Music Review: Dinner, Psychic Lovers

Published on April 15th, 2016 in: Current Faves, Music, Music Reviews, Reviews |

By Less Lee Moore

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“Dinner’s music is about parties. And women. Late nights and early mornings in strange cities. But mainly it’s about magic and the communion with spirits,” Dinner says. “It’s like sexual Christian rock, really. But with out all the Christianity.”
–From Dinner’s press release for Psychic Lovers

How do you write a review of Dinner? How do you accurately convey the exciting idiosyncrasies of his musical and vocal style?

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Concert Review: Iggy Pop in Toronto

Published on April 10th, 2016 in: Canadian Content, Concert Reviews, Current Faves, Music, Reviews |

By Less Lee Moore

April 9, 2016
Sony Centre for the Performing Arts

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Photo credit: Angry Jeff

Last night still doesn’t feel real.

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In Case You Missed It: March 20 – April 2, 2016–The Site That Wouldn’t Die

Published on April 2nd, 2016 in: Comedy, Comics, Current Faves, Film Festivals, Horror, ICYMI, Interviews, Movies, Music, Netflix Reviews, Reviews, TV |

By Less Lee Moore

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You can’t kill us; we’re already undead.

At Popshifter, sometimes shit happens. And when it does, we soldier on.

We’re sad to lose one of our favorite writers, Laury Scarbro, this week. She’s just got too much going on in her non-Internet life and must take a hiatus.

We’re also sad to see another one of our fave writers take a hiatus: Jeffery X Martin has a new writing job (Yay! Congratulations!) that’s taking up most of his time these days and so he won’t be around as much as he used to.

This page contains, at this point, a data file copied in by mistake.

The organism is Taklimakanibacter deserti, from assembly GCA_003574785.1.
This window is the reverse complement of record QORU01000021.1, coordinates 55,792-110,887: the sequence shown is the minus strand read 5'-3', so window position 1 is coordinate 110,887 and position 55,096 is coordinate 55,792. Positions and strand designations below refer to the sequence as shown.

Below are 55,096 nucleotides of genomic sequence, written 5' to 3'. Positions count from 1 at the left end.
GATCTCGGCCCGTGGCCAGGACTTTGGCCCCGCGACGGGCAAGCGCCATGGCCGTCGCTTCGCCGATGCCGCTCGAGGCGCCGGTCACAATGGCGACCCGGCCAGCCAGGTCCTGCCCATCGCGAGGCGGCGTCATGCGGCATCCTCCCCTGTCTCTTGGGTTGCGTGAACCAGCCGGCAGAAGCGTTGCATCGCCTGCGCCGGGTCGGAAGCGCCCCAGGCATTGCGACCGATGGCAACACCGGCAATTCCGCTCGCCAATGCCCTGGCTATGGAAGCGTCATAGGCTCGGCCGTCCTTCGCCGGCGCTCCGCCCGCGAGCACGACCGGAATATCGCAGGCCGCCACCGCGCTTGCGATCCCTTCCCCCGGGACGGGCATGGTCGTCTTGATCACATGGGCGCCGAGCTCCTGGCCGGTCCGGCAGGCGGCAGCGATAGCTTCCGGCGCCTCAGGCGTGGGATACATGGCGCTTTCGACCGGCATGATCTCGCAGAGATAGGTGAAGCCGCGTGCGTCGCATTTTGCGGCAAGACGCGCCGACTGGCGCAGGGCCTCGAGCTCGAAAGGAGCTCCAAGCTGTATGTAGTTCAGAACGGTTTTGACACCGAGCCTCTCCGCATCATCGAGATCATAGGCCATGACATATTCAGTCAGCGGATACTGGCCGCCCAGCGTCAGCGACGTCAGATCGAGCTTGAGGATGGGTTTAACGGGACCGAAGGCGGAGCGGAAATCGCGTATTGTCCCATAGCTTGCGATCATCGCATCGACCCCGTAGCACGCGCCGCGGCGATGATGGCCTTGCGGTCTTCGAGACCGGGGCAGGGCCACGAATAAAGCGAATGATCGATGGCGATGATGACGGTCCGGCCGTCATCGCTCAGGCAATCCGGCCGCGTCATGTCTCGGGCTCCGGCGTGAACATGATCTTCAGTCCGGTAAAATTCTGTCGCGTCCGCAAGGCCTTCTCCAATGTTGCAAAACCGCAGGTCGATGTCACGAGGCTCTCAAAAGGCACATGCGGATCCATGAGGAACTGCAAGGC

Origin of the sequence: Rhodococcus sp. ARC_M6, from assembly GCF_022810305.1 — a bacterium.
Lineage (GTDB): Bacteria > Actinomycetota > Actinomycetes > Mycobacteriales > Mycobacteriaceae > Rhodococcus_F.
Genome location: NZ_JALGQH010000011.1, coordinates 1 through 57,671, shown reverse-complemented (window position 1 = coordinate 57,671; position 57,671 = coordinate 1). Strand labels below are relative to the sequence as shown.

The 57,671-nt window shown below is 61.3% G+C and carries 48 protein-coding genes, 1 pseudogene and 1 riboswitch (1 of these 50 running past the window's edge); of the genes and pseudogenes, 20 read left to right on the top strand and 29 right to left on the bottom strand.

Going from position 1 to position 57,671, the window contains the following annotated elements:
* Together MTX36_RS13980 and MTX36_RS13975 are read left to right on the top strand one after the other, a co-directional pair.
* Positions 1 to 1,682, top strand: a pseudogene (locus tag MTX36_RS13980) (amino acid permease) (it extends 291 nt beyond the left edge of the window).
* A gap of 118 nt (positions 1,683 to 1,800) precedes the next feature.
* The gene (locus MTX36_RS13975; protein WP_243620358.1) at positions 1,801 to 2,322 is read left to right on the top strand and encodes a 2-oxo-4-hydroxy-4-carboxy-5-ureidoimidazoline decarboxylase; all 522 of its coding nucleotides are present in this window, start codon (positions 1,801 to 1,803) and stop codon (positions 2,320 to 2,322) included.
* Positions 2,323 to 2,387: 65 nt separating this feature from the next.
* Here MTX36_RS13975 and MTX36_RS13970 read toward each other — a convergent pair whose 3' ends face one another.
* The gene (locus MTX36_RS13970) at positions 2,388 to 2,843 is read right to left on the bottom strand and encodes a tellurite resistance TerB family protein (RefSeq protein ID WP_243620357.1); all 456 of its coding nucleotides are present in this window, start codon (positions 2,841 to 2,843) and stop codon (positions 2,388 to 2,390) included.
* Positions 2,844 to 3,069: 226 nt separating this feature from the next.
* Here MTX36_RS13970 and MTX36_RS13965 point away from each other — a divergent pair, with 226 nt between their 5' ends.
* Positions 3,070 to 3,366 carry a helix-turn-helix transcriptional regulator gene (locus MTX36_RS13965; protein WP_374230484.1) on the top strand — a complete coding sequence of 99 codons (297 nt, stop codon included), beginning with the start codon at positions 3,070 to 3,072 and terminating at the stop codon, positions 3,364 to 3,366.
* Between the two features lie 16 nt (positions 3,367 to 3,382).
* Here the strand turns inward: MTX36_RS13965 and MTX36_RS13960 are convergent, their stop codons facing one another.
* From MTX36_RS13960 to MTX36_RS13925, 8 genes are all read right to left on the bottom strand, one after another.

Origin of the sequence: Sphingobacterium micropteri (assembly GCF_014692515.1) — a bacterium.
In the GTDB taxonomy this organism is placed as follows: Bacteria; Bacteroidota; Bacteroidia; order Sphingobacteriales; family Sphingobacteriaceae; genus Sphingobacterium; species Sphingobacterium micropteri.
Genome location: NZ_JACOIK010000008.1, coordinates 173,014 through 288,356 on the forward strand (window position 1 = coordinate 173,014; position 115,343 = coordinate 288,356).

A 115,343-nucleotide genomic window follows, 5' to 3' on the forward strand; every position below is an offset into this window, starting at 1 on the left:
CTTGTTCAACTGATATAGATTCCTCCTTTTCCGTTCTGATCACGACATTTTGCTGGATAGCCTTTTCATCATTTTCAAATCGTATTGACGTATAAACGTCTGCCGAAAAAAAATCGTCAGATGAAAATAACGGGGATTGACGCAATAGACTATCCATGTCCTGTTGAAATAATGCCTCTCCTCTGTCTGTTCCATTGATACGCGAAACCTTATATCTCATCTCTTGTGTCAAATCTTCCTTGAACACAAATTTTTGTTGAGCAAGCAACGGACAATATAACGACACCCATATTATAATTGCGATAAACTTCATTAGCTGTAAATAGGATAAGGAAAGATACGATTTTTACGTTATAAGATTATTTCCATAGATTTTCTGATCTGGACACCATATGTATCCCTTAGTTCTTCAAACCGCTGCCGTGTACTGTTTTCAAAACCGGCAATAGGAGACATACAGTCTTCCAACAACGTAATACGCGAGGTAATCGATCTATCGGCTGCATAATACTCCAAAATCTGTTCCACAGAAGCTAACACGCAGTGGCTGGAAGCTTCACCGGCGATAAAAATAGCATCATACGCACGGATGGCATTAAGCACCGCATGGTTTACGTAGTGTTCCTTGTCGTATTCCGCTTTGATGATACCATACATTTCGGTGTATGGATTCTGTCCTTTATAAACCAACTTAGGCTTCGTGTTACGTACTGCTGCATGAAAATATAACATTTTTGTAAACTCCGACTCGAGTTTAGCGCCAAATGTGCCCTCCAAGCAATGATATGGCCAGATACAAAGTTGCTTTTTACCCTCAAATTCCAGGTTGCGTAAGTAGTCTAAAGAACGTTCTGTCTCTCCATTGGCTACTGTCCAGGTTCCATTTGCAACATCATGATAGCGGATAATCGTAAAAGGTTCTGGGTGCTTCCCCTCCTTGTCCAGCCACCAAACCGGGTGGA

These two departures mean that some of our content will be disappearing: the daily Today In Pop Culture column and our weekly recaps of Outsiders. I thought it best to let you know what was going on in case you wondered why they suddenly disappeared.

That said, if anyone would like to pick up the mantle of Today In Pop Culture or finish the rest of the season of Outsiders (four more episodes), I would gladly welcome your contributions.

And now, to the news!

Brad Henderson went to SXSW and all he got was a case of food poisoning. OK, he also saw some good movies, too, one of them being the Hicksploitation throwback My Father, Die. Not so good was recent home video release Intruders, which was a missed opportunity that I wish I had missed. You can always go back to 1977 and watch Count Dracula, the BBC production of Bram Stoker’s Dracula starring Louis Jourdan, though, which I revisted in this month’s Frightful Flashback on Rue Morgue. You can also read my examination of the nature of evil as told through three different interpretations of witches on Everything Is Scary, those being Penny Dreadful, The Witch, and The Devils. By the way, happy one-year anniversary to Everything Is Scary where we do the responsible thing and contemplate the void every week.

The small screen is exploding these days! Besides new episodes of The Walking Dead, Broad City, and WGN’s Outsiders, Netflix has just premiered the second season of Daredevil, which Tim gives high marks, and Trailer Park Boystenth season, which Tyler will be covering over the next week or so.

Whenever someone complains that there isn’t any good music these days, you just send them over to Popshifter, OK?

Besides the latest (and hopefully not the last) Iggy Pop album Post Pop Depression (which is awesome); there’s also Robbie Fulks’s Upland Stories, which Melissa describes as “exquisite;” West Of Here, the sophomore release from The Currys; and a trio of excellent—and very different—albums from women-fronted bands: Davina and the Vagabonds, Margo Price, and Bleached.

HHBTM has been putting out some quality music lately, including the punky Versus album from Eureka California and the retro yet timeless Crystal Café from Witching Waves. But if you enjoy “kick-ass, groove-heavy, instrumental synth-rock unit inspired by 1970s and ’80s horror movie soundtracks,” you might enjoy Wolfmen of Mars’ latest, DANGER! PERIL! THREAT!

Tim takes a look back at Sepultura’s Roots album, while I take a look forward at a couple of new videos: “Phantom Freighter” from the sci-fi, industrial-influenced Pop. 1280 and “Hey Girl (I Wanna Be Your Man)” from shoegazers Dirty Sidewalks.

Finally, Brian Baker chatted with actress Karen Allen at the recent Toronto ComiCon and she had some things to say about that upcoming Indiana Jones movie.

Until next week, Popshifter fans!